More Ideas in AR: Compton Gardens and Convention Center

Located in Bentonville, Arkansas, Compton Gardens and Convention Center is a 6.5-acre public park and special events venue owned and operated by the Peel Compton Foundation, serving as a community woodland garden oasis available for private event booking. Born on August 1, 1912 in Bentonville to Ida Wilmoth and David Compton, Neil Ernest Compton was a noted Arkansas physician, author, and environmentalist.


After receiving dual undergraduate degrees in zoology and biology from the University of Arkansas at Fayetteville and earning a doctorate in medicine from the University of Arkansas School of Medicine, Compton worked with the Arkansas State Board of Health, holding a residency at Little Rock’s St. Vincent Infirmary as a doctor of obstetrics. During World War II, Compton worked with the United States Naval Reserve’s Medical Corps, which led to several decades of service in the Navy’s Ready Reserve. An avid hiker and naturalist, Compton became involved in the 1960s public debate regarding the United States Army Corps of Engineers’ proposed plan to impede the Buffalo River with dams, which led to his founding of the Ozark Society to Save the Buffalo River in 1962. As a result of the Ozark Society’s campaigning, the dam project was scrapped and the Buffalo River was declared a National River, overseen by the National Park Service, by President Richard Nixon in 1972. In homage to his environmental lobbying, he was appointed as an honorary National Park Ranger in 1987, and the legacy of his conservation work continues today through the work of the Ozark Society’s chapters in Arkansas and Louisiana.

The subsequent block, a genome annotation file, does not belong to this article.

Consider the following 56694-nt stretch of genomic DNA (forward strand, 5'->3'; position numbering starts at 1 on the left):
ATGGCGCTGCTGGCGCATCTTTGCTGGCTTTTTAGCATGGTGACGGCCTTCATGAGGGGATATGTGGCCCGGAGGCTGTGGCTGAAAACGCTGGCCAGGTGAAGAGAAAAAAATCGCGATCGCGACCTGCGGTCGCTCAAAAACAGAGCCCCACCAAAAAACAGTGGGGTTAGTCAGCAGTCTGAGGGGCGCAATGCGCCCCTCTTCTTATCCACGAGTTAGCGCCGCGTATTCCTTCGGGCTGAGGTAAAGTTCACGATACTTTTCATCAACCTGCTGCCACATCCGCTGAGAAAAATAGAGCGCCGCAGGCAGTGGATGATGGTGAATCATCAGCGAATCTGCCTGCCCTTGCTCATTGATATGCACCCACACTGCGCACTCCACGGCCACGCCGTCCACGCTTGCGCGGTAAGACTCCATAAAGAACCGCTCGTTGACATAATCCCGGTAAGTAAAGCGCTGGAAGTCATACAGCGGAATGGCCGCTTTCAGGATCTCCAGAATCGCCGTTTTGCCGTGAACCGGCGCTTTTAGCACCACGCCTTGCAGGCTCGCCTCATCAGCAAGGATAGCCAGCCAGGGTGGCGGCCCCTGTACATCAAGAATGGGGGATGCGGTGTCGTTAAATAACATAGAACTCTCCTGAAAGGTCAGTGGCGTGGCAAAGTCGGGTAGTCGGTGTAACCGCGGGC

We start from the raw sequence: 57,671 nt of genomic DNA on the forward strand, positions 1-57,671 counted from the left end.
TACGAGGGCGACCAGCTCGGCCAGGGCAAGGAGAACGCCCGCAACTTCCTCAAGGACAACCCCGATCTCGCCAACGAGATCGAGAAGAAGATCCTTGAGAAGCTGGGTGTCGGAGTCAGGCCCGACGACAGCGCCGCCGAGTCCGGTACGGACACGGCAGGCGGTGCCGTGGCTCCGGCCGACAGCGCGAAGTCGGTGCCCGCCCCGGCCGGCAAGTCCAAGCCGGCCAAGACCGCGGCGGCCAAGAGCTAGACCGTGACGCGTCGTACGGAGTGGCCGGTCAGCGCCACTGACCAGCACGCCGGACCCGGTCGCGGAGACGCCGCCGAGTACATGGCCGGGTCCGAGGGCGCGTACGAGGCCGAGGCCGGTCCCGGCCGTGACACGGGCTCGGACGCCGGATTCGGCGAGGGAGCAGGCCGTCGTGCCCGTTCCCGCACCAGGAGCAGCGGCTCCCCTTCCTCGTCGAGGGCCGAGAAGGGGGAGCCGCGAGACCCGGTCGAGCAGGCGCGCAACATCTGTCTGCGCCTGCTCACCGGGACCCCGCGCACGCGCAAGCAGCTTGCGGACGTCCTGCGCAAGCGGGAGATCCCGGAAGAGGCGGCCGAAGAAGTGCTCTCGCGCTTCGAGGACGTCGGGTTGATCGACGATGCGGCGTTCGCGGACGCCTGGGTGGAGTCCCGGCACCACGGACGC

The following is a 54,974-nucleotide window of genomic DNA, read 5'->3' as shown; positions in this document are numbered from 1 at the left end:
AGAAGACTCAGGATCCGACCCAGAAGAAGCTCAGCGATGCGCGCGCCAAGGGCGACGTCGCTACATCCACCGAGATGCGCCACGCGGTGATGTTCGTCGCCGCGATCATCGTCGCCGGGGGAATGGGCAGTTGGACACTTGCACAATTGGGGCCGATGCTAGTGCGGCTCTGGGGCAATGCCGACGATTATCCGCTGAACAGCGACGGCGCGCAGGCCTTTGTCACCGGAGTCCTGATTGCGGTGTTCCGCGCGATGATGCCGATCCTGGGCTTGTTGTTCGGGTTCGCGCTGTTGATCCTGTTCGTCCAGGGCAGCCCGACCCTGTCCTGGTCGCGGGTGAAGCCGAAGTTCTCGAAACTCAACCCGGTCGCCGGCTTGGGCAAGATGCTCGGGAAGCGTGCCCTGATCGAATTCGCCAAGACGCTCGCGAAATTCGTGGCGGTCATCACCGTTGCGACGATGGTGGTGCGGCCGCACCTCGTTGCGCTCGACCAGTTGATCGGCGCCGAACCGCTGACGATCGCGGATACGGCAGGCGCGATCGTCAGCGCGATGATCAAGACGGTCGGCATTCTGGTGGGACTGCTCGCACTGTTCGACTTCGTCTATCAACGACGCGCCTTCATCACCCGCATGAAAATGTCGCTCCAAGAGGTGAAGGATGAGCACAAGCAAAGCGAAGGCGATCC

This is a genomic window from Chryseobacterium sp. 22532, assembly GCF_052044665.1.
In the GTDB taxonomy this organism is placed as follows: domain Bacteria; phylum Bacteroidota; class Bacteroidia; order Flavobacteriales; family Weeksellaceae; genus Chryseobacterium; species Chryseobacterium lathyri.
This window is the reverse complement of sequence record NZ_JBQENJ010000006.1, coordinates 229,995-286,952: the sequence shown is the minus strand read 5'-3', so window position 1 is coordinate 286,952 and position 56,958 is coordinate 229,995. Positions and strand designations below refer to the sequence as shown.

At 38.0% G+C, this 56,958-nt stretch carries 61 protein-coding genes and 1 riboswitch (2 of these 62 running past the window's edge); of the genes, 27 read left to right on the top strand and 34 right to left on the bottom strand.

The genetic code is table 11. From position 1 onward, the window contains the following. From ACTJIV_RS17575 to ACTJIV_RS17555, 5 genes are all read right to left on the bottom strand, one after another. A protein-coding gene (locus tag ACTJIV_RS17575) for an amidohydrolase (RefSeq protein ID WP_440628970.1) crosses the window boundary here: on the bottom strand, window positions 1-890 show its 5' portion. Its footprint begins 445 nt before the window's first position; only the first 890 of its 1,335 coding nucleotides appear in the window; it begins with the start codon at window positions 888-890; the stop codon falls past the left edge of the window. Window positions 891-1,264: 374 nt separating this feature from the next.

In the 1960s, Compton opened a native plant nursery, called Crystal Spring Gardens, on land he owned near the downtown Bentonville area and Crystal Spring creek. The land was sold to the Walton family in 1978 and incorporated into the grounds and gardens of Crystal Bridges Museum of American Art, which retained some of the original features of Compton’s plant cultivation. In May 2005, Compton’s family home and personal garden at the site were converted into a conference center and special event venue, connected to the Crystal Bridges complex via a landscaped trail. Throughout the 2010s, the Crystal Bridges facility has worked to recover many of Compton’s rock planting beds on the land and return them to their original native plant cultivation usage.

Permanent Attractions and Exhibits